EAI Board Member Wendy Wilton Nailed Single Payer Costs/Problems – For Free – in 2011

by Rob RoperWendy Rotator Card

On December 15, Governor Peter Shumlin announced that he was pulling the plug on a Single Payer Healthcare system for Vermont. His reasoning, “The cost of that plan turned out to be enormous…. These are tax rates [11.5 percent payroll tax on all Vermont businesses, and a public premium assessment of up to 9.5 percent of individual Vermonters’ income] that I cannot responsibly support or urge the Legislature to pass. In my judgment, the potential economic disruption and risks would be too great to small businesses, working families and the state’s economy.”

It took him nearly four year to reach this conclusion, and to calculate the fact that taking over 20% of the state’s economy would cost $2.6 billion in new taxes, not $1.6 billion. Four years of great stress and uncertainty for Vermont businesses. Four years of slow economic growth and dismal job creation as we all waited for this bomb to go off.

Here is a partial breakdown of how much taxpayers spent for the Governor’s epiphany:

Hsiao Report, $250,000. UMass Report, $317,000. Jonathan Gruber, $280,000. Wakely Consulting $155,000.

Mark Larson, the Commissioner of Health Access, earned $85,848 in 2012, $105,114 in 2013, and $107,183 in 2014. (Now there’s a guy who deserves a 20% raise!) Robin Lunge, Director of Health Reform, earned $90,873 (2012), $98,585 (2013), $96,246 (2014), and Michael Costa, the Administration’s Tax Policy Director brought in specifically to figure out a single payer solution, earned $86,598 (2014).

This, of course, doesn’t consider the salaries of legislators and the Green Mountain Care Board dedicated to this debacle , the damage to (and by) Vermont Health Connect caused by designing it to be “the foundation” for single payer rather than just an insurance exchange, or the opportunity cost. Just think of how all this time and resource could have been better spent! It doesn’t consider the cost to the economy as businesses refused to hire new employees to avoid potential payroll taxes, or moved out of the state entirely.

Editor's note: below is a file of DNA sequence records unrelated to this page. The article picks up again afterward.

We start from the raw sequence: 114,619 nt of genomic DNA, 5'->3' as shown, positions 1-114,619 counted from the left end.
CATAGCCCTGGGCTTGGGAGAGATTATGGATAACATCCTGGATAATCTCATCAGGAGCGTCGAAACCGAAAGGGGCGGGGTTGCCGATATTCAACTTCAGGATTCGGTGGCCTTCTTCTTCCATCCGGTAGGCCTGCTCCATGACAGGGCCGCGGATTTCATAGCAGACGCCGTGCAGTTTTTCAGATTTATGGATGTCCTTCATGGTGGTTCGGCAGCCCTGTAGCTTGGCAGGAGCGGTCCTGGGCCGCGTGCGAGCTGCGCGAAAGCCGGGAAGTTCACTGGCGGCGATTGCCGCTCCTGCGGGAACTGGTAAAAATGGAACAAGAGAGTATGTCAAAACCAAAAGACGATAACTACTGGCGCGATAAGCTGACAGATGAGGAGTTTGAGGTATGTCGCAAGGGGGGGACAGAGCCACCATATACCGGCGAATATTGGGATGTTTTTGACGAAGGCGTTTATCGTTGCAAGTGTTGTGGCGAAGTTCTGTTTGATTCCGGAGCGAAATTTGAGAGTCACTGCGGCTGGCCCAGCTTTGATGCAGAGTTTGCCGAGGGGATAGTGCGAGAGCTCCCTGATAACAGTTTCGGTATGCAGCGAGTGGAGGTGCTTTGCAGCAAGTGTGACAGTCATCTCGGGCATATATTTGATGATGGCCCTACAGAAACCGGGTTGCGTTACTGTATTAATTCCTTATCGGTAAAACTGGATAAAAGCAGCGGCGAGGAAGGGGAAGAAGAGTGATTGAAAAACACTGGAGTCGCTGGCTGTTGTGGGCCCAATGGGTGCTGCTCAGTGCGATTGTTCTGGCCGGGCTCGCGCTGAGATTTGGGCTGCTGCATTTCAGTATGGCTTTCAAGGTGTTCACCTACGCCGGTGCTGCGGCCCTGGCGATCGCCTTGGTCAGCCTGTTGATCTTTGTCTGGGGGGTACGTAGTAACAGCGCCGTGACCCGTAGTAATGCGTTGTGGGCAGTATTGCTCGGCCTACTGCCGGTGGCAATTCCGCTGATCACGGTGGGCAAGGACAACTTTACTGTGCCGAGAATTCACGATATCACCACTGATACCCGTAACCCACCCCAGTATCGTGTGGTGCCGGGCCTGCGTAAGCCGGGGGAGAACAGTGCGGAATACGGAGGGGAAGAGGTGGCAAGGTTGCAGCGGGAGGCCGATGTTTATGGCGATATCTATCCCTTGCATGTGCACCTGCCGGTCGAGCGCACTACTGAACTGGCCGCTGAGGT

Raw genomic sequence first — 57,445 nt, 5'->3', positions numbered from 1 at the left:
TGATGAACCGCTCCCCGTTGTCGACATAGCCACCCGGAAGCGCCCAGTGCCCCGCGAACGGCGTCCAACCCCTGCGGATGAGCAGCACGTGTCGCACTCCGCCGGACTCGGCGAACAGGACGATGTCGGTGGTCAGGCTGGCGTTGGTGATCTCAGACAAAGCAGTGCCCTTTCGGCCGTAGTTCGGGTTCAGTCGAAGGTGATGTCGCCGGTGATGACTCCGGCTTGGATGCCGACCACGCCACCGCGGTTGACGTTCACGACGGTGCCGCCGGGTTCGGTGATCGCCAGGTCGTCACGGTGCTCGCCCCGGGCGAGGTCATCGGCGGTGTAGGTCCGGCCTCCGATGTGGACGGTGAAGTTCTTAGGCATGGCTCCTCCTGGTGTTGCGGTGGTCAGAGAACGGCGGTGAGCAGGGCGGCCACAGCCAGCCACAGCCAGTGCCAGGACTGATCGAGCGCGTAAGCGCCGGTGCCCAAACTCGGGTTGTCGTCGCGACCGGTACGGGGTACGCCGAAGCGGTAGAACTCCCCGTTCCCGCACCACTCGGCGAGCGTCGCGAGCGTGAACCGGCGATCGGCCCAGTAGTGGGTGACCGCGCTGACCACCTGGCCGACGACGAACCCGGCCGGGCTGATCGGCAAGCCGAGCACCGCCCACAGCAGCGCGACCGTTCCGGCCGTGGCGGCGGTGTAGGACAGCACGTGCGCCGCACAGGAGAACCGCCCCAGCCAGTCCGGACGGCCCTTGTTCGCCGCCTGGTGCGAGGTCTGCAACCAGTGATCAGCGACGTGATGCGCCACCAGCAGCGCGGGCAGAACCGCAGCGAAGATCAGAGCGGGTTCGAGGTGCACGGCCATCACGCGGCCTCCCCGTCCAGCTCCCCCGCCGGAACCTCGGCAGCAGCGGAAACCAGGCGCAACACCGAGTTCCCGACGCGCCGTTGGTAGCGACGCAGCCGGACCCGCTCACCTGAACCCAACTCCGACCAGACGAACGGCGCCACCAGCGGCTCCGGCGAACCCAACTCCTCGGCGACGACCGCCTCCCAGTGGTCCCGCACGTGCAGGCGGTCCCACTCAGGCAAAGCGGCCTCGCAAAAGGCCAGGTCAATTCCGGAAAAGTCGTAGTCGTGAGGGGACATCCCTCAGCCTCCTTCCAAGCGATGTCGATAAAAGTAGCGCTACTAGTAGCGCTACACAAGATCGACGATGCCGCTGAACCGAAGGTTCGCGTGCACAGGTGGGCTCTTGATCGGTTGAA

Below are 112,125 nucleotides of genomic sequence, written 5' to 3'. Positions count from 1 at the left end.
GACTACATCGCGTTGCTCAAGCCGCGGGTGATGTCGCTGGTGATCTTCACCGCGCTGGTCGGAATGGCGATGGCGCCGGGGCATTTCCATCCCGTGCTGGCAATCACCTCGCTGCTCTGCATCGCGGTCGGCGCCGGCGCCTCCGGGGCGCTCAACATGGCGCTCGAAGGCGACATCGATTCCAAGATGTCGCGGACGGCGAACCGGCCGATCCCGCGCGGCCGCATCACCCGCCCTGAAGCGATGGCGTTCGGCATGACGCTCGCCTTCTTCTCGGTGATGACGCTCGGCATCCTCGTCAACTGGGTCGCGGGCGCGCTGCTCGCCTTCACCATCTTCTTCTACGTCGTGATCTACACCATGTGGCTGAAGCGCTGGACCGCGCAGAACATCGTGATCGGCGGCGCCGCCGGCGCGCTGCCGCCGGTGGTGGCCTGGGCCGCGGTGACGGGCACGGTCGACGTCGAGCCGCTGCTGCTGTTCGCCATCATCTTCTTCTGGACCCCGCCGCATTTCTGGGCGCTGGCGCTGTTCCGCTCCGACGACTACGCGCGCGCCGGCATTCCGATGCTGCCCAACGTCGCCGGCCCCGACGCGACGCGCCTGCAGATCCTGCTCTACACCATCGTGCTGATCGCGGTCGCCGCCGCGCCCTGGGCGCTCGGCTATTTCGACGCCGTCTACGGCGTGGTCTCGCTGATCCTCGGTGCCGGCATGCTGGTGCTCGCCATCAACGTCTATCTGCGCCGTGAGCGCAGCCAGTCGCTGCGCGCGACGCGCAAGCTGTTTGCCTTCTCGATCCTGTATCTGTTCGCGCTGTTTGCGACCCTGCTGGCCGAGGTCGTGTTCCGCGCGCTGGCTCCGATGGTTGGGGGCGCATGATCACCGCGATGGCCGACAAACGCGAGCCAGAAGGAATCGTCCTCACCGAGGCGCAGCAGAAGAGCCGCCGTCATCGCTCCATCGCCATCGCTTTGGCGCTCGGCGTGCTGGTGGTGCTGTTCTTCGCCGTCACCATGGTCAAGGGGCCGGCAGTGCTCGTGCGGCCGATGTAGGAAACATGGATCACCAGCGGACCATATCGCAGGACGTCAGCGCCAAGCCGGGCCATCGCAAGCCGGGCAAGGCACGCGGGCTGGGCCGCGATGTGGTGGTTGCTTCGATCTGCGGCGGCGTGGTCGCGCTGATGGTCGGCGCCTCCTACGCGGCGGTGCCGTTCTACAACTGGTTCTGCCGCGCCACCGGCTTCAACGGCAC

This is especially unfortunate since the costs and irreconcilable policy conflicts were obvious to anyone who cared to look right from the beginning. One person who cared to look was EAI board member and Rutland City Treasurer, Wendy Wilton, who back in 2011 came up with similar numbers to Shumlin/Lunge/Gruber/Costa’s 2015 revelations on her own, in her free time, with Microsoft Excel and a few pots of coffee — at zero cost to the taxpayers.

At the time, Wilton was maligned by single payer advocates and elected officials. We don’t expect any apologies to Wendy, but do want to recognize and thank her for her efforts. Hindsight is 20/20, but her foresight was pretty darn near that, too. Maybe we ought to listen to her the next time the folks in Montpelier come up with some mathematically impossible, hair-brained, ideological scheme. Because, unfortunately, there always seems to be a next time…

- Rob Roper is president of the Ethan Allen Institute (www.ethanallen.org)

*           *          *

Some Highlights from 2011:

Transcript of Wendy Wilton on You Can Quote Me, Nov. 6, 2011.

Wendy Wilton Speaking to Rutland Healthcare Forum, May 2011 (Wilton comes on at 0:43)


{ 2 comments… read them below or add one }

bruce buxton January 3, 2015 at 4:06 pm

Rob, this kind of analysis is spot-on and all too rare. Yes, kudos to Wendy The indirect costs of this too-clever-by-half noodling are rarely toted up. And even when they, are no one is held to account. It is as if (as in the financial crisis) no one saw this coming.


David Usher January 3, 2015 at 6:12 pm

Thanks for crediting Wendy for her prescient financial work in the early days.

Unfortunately, the ideology of the single payer advocates blinded them to the dose of reality she provided. The taxpayers, I believe, will not stand for the tax increases that are likely to be proposed in this legislative session.


Leave a Comment

{ 1 trackback }

Previous post:

Next post:

About Us

The Ethan Allen Institute is Vermont’s free-market public policy research and education organization. Founded in 1993, we are one of fifty-plus similar but independent state-level, public policy organizations around the country which exchange ideas and information through the State Policy Network.

Latest News

National Institute of Health Boondoggles

by John McClaughry President Trump wants to cut $6 billion from the budget of the National Institutes of Health, and the medical community is screaming. Certainly the NIH does...

Crossover Overview: Where Key Bills Stand

By Guy Page Like baby sea turtles marching slowly across the beach by their thousands to temporary safety, a minority of the hundreds of bills introduced into the...

$15 Minimum Wage vs. The Burger Flipping Robot

by Rob Roper Senate President Pro Tem Tim Ashe (D/P-Chittenden) recently affirmed his commitment to passing a $15 minimum wage for Vermont; not this year but next. Ashe’s...

British Columbia’s Cautionary Carbon Tax Tale

by Rob Roper Carbon Tax advocates invariably point to British Columbia as an example of a successfully implemented program. A big part of B.C.’s alleged success is the...

Roll Call! House Votes to Bar State Law Enforcement from Gathering Information for a Non-Existent Federal Immigration Registry

. S.79 – AN ACT RELATING TO FREEDOM FROM COMPULSORY COLLECTION OF PERSONAL DATA   . PASSED in the State House of Representatives on March 14, 2017, by a vote...